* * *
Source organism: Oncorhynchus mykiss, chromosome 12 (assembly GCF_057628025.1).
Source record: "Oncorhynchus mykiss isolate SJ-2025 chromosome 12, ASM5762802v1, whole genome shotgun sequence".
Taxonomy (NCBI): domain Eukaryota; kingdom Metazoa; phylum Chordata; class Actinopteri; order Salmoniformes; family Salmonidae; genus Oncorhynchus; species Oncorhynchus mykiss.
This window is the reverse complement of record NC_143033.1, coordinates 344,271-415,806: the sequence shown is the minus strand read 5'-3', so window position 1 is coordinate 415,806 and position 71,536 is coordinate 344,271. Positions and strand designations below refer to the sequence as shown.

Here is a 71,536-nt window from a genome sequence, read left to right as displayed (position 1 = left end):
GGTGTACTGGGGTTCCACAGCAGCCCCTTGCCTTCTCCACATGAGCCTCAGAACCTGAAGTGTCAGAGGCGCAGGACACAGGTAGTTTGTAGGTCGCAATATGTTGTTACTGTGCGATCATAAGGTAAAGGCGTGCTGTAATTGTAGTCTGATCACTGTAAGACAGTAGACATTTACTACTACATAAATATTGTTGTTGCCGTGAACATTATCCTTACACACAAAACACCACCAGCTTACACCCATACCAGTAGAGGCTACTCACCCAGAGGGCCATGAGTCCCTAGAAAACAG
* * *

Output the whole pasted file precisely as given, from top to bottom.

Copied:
Source organism: Oncorhynchus mykiss, chromosome 12 (assembly GCF_057628025.1).
Source record: "Oncorhynchus mykiss isolate SJ-2025 chromosome 12, ASM5762802v1, whole genome shotgun sequence".
Taxonomy (NCBI): domain Eukaryota; kingdom Metazoa; phylum Chordata; class Actinopteri; order Salmoniformes; family Salmonidae; genus Oncorhynchus; species Oncorhynchus mykiss.
This window is the reverse complement of record NC_143033.1, coordinates 344,271-415,806: the sequence shown is the minus strand read 5'-3', so window position 1 is coordinate 415,806 and position 71,536 is coordinate 344,271. Positions and strand designations below refer to the sequence as shown.

Here is a 71,536-nt window from a genome sequence, read left to right as displayed (position 1 = left end):
GGTGTACTGGGGTTCCACAGCAGCCCCTTGCCTTCTCCACATGAGCCTCAGAACCTGAAGTGTCAGAGGCGCAGGACACAGGTAGTTTGTAGGTCGCAATATGTTGTTACTGTGCGATCATAAGGTAAAGGCGTGCTGTAATTGTAGTCTGATCACTGTAAGACAGTAGACATTTACTACTACATAAATATTGTTGTTGCCGTGAACATTATCCTTACACACAAAACACCACCAGCTTACACCCATACCAGTAGAGGCTACTCACCCAGAGGGCCATGAGTCCCTAGAAAACAG